A /ZSet/ is a finite, nonempty, well-positioned subset of N^2.
A /ZDAG/ is a DAG (A,BM(A)) or (A,WM(A)), where A is a ZSet.
A /ZPoset/ is a poset (A,BM(A)^*) or (A,WM(A)^*), where A is a ZSet.

Examples:
Let H ("House") be this zset here:

    *
   * *
   * *

then:
(H, BM(H))   and (H, WM(H)) are ZDAGs
(H, BM(H)^*) and (H, WM(H)^*) are ZPosets

\end{verbatim}
}

\newpage
3.10. Zfunctions
{\myttchars
\footnotesize
\begin{verbatim}
A Zfunction is a function whose domain is a ZSet.
We can represent Zfunctions using a positional notation.
For example, with K={(1,3), (0,2),(2,2), (1,1), (1,0)},
the function f:K->N such that
f = {((1,3),1), ((0,2),2),((2,2),3), ((1,1),4), ((1,0),5)}
can be represented as:

   1
  2 3
   4
   5

Note that its domain, K, can be inferred from the shape

   *
  * *
   *
   *

but its codomain has to be deduced from the context.

\end{verbatim}
}

\newpage
3.11. The reading order
{\myttchars
\footnotesize
\begin{verbatim}
The /reading order/ for a ZSet A
is the bijection from A to {1, 2, ..., |A|}
that enumerates the elements of A from top
to bottom, going from left to right in each line.
Here are some reading orders:

                   1
   1     1        2 3
  2 3   2 3      4   5
   4    4 5     6 7 8 9

The reading order can be used to formalize
a way to ``read aloud'' Zfunctions. For example,
we can read aloud

    3
   2 40
   1 50

as 3, 2, 40, 1, 50.

(And this gives a kind of a lexicographic order on
Zfunctions on the same ZSet)

\end{verbatim}
}

\newpage
3.12. ZHAs
{\myttchars
\footnotesize
\begin{verbatim}
A Heyting Algebra, as we will see later,
is a structure (a logic!) (Ω,≤,⊤,⊥,∧,∨,→,¬)
in which ≤,⊤,⊥,∧,∨,→,¬ obey the axioms
of /intuitionistic/ propositional calculus.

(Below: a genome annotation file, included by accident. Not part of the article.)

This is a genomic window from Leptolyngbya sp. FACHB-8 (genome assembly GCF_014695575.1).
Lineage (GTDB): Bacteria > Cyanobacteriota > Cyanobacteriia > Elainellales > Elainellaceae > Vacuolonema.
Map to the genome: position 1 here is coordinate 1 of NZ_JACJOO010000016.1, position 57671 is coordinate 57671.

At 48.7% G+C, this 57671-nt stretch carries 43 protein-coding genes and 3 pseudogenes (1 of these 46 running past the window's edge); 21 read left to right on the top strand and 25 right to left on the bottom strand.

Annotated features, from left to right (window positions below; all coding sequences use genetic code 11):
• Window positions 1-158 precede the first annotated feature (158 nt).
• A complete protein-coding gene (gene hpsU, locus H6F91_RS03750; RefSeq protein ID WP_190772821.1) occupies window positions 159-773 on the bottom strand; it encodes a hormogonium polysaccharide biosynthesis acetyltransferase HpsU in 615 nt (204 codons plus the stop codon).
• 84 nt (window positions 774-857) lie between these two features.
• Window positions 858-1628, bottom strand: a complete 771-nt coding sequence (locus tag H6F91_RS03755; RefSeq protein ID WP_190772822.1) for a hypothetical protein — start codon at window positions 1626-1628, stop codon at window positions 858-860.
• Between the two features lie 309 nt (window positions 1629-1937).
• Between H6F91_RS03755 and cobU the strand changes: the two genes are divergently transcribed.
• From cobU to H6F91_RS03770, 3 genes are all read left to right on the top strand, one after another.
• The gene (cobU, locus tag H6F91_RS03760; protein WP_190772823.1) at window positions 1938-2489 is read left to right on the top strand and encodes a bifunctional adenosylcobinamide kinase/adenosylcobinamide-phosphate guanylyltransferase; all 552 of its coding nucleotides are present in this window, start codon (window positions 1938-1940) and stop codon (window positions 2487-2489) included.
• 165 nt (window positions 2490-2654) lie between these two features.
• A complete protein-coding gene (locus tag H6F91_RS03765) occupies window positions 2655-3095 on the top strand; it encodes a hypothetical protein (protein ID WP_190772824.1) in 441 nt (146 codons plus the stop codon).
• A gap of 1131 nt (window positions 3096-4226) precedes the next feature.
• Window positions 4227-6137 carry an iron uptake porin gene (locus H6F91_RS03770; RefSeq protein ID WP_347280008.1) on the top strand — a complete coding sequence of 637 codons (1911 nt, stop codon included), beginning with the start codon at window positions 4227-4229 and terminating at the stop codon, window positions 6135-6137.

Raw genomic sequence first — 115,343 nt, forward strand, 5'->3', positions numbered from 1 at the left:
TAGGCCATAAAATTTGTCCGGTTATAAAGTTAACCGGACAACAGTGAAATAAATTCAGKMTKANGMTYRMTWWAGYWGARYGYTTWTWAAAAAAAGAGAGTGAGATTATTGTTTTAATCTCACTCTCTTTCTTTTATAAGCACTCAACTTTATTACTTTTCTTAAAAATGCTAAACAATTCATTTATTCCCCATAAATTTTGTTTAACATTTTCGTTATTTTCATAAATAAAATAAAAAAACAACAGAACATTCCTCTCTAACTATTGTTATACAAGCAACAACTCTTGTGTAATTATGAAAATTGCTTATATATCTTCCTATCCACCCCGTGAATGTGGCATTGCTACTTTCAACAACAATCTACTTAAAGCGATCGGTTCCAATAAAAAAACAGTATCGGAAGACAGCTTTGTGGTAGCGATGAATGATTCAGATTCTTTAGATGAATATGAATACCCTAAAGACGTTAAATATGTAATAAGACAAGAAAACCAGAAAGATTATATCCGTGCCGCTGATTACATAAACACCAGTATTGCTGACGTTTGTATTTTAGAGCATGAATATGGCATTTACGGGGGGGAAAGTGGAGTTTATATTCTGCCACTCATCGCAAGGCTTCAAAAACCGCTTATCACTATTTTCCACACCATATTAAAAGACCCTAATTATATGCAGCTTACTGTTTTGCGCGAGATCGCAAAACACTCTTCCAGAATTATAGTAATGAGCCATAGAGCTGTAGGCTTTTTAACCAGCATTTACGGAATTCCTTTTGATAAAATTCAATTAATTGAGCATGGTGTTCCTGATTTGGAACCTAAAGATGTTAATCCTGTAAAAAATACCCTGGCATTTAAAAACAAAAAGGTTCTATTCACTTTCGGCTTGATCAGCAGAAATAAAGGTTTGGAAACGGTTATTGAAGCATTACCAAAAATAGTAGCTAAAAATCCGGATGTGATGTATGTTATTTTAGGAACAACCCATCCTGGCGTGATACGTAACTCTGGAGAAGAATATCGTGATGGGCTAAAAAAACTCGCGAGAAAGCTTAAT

A ZHA is a ZPoset having:
a bottom point and a top point,
a left wall and a right wall,
all the same-parity points between the two walls,
and no other points.

Some examples of ZHAs:

              o              o
             o o            o o         o
            o o o          o o o       o o
           o o o o        o o o       o o
    o     o o o o o      o o o         o o
           o o o o        o o o       o o
            o o o          o o o       o o
             o o            o o       o o
              o              o         o

  (dot)   (diamond5)        (L)  (squiggle)  (weird)

\end{verbatim}
}

\newpage
3.13. ZHAs (2)
{\myttchars
\footnotesize
\begin{verbatim}
A ZHA is a ZPoset having:
a bottom point and a top point,
a left wall and a right wall,
all the same-parity points between the two walls,
and no other points.

      o               o
     o o             o                o o
    o o o             o
     o o o           o o              o
      o o o           o              o   o
     o o o           o o              o o
    o o o o           o o              o
   o o o o             o               o
    o o o              o              o o
     o o              o o             o o
      o                o               o

   This is          This is         This is
    a ZHA             a ZHA        NOT a ZHA

\end{verbatim}
}

\newpage
3.14. ZHAs (formally)
{\myttchars
\footnotesize
\begin{verbatim}
A ZHA is a ZPoset having:
a bottom point and a top point,
a left wall and a right wall,
all the same-parity points between the two walls,
and no other points.

A ZHA D is generated by:
  a height maxy ≥ 0
  a bottom point (x_0, 0)
  left wall and right wall functions L,R:{0,1,...,maxy}->N
  obeying:
    L(0)=R(0)=x_0      (bottom point)
    L(maxy) = R(maxy)  (top point)
    0 ≤ L(i) ≤ R(i)    (left wall ≤ right wall)
    L(y+1) = L(y)±1    (left wall changes in unit steps)
    R(y+1) = R(y)±1    (right wall changes in unit steps)
    L(y)=0 for some y  (to ensure well-positionedness)

then
  D ∩ {(x,y)|x ∈ N} is empty when y>maxy,
  D ∩ {(x,y)|x ∈ N} = {L(y), L(y)+2, L(y)+4, ..., R(y)}
     when y∈{0,1,...,maxy}.

\end{verbatim}
}

\newpage
3.15. ZHAs (formally) (2)
{\myttchars
\footnotesize
\begin{verbatim}
A ZHA is a ZPoset having:
a bottom point and a top point,
a left wall and a right wall,
all the same-parity points between the two walls,
and no other points.